The importance of summer electrical safety
Being able to make the most of the garden before autumn sets in, is always a treat. But although the days may still be long and the weather fine enough for late summer barbecues and informal get-togethers, don’t let your outdoor electrical safety slip – here’s what to consider.
Making the most of late summer evenings
Cool evenings after a sizzling hot day are a welcome relief and there’s no better way to enjoy them than with friends and family.
Staying safe just means making a few observations – like checking any lights used outside are specifically designed for the outdoors. Indoor fairy lights to brighten patios and seating areas might be cheap and cheerful but they won’t be adequately sealed, which not only means they can get wet and stop working, but they could end up corroded and pose a risk of electric shock.
If you’re planning on having music to add to the ambience, then double check that any sockets and plugs on stereos are fit for outdoor use. If they aren’t, then the safest option is to position your indoor speaker so that you can still enjoy some tunes whilst your sound system remains safely indoors.
But it’s not just risk of electrical shock you need to think about, trailing cables can be a trip hazard – especially if there are children running around or if you’re carrying trays of food and drinks, so ensure wires are safely tucked away.
Preparing for winter
It’s tempting to simply hunker down and forget about everything to do with the outdoors when winter approaches but it’s worth taking a few precautions and making sure that exterior electrics are fit for purpose – think about:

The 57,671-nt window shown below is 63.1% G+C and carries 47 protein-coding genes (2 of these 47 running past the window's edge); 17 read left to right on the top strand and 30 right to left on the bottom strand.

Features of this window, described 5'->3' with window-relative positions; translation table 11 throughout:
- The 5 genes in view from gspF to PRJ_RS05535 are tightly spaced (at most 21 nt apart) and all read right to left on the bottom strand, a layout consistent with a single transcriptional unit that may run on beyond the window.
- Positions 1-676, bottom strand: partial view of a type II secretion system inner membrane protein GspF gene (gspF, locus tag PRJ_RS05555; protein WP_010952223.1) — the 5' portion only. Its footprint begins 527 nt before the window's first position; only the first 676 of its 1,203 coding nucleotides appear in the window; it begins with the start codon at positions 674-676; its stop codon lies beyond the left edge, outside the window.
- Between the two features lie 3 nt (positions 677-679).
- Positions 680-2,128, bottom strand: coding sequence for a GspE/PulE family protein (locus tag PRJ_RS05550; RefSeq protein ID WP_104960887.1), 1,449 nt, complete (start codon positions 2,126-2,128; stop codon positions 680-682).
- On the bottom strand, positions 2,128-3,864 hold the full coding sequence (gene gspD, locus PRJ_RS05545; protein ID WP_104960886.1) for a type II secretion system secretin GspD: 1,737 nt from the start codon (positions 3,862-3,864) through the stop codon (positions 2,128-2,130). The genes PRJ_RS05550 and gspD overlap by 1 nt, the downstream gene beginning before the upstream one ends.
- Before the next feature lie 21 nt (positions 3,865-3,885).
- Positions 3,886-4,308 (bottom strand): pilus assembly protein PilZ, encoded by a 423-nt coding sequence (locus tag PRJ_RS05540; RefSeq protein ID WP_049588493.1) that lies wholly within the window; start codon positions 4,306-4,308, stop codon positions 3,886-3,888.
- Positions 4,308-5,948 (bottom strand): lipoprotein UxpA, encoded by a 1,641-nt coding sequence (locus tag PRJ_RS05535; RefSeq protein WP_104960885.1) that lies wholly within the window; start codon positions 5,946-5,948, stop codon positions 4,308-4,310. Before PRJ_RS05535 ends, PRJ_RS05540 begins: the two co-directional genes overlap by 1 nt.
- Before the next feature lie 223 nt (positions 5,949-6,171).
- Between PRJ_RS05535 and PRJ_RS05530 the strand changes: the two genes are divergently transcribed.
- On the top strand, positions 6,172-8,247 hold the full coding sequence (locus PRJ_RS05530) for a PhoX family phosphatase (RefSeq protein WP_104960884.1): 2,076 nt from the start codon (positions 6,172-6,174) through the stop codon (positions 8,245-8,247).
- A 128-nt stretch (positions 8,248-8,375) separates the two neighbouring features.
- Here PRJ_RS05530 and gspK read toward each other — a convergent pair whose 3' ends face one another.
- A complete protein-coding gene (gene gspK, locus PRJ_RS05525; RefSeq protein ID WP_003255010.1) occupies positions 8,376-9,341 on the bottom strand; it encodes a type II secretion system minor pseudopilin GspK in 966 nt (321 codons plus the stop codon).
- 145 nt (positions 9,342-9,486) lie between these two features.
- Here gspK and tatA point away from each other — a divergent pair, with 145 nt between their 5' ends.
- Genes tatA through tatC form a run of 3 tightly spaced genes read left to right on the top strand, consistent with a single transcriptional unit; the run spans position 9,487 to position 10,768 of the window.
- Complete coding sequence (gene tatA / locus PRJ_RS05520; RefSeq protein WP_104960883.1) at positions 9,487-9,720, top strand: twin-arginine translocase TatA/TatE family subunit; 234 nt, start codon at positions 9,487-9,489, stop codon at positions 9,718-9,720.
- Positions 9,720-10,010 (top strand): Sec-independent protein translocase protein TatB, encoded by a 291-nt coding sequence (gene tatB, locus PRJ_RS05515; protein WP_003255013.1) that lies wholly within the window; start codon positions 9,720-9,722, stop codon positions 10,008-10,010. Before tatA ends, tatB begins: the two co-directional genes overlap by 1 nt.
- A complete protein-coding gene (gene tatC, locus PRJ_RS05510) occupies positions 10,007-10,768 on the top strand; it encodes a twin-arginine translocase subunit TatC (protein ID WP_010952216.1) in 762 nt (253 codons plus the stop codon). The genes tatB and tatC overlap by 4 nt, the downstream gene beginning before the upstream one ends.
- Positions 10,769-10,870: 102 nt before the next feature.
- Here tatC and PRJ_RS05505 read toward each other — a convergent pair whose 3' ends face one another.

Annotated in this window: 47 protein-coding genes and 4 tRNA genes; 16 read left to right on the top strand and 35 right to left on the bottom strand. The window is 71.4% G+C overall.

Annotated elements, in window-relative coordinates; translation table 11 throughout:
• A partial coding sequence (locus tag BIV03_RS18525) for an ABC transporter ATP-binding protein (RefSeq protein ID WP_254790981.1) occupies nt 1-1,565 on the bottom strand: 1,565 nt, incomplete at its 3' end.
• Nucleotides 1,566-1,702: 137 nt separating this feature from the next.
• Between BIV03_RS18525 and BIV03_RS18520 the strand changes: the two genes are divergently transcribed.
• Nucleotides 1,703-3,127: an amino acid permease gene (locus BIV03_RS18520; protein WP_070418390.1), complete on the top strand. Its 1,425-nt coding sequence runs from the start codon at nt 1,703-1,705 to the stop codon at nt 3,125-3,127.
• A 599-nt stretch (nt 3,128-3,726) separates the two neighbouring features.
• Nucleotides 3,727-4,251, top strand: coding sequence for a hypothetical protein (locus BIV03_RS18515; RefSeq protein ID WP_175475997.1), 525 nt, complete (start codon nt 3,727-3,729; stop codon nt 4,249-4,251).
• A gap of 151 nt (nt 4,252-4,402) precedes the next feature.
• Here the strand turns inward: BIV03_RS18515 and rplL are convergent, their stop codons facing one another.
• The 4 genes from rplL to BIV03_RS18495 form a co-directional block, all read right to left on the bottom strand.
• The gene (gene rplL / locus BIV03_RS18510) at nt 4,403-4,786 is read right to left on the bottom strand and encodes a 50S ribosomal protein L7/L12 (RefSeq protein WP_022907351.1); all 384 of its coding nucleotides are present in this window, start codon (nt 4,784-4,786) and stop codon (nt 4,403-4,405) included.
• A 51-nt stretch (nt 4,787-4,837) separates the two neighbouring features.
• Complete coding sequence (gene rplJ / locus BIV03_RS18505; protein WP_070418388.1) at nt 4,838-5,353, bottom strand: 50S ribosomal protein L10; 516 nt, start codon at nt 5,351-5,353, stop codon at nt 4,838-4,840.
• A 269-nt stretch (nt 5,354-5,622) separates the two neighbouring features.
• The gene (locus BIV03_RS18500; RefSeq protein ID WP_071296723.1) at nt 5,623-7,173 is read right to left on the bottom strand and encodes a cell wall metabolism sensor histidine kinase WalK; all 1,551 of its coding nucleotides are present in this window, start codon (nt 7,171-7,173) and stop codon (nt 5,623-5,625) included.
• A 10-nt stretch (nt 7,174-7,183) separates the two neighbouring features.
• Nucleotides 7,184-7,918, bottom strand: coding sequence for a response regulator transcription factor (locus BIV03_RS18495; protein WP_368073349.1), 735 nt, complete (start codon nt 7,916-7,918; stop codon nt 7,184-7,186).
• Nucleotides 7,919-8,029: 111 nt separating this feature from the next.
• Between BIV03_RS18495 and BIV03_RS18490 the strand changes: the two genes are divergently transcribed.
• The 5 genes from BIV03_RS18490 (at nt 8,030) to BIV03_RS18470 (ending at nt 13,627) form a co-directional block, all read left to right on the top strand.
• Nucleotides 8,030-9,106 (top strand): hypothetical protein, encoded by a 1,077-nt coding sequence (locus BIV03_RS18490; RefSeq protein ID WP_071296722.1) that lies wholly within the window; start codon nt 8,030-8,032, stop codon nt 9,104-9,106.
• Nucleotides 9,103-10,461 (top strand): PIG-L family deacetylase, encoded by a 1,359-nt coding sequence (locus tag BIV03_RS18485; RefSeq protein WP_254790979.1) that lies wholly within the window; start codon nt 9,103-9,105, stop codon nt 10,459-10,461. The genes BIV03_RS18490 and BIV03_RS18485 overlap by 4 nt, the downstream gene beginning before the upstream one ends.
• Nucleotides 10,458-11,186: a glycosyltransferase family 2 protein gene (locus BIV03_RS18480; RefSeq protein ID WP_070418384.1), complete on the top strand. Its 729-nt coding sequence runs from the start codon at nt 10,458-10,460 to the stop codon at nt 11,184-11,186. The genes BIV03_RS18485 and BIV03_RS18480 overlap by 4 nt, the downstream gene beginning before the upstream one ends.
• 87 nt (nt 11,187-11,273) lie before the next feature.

- Checking outdoor sockets – if you’ve got them, make sure socket covers are intact and fit properly.
- Cables – if you have any cables connecting power to outbuildings or a caravan, then it’s worth considering putting cable covers over them to protect them from wear and tear or curious animals.
- Weather conditions – before you trim the grass for the last time, make sure it’s dry – it’s all too easy to forget that water and electrics don’t mix when you’re focused on mowing the lawn.
- Fit an RCD – RCD stands for ‘residual current device’, they detect live currents and quickly break the circuit if you accidently come into contact with an exposed wire.
- Water features – if you’re switching off water features over winter (and even if you’re not) it’s a good idea to check pumps and connections. Check for breaks and loose fittings – these can all pose an electrical safety risk.
Storing your electrical equipment
Making sure power tools are properly stored and maintained will not only prolong the life of your electrical equipment, but ensures they are safe to use and ready to go in spring. With that in mind, clean all tools and blades on lawn mowers and chainsaws.
Electrical tools also need to be stored somewhere dry, preferably avoiding extreme cold temperatures as motors and metal parts can fracture and break as they heat up in use.
Keep warm and safe in winter
Of course, it’s not just outdoor electrical equipment you need to check. Increased use of lighting, heating and hot water during winter puts extra strain on electrics and plumbing so it’s a good idea to check indoor equipment too, such as fuse boxes, wires, sockets and plugs. For more tips and advice on what to look out for, read about our winter safety checks If you’re in any doubt and want to speak to a registered and qualified electrician, call us on 07976 685746.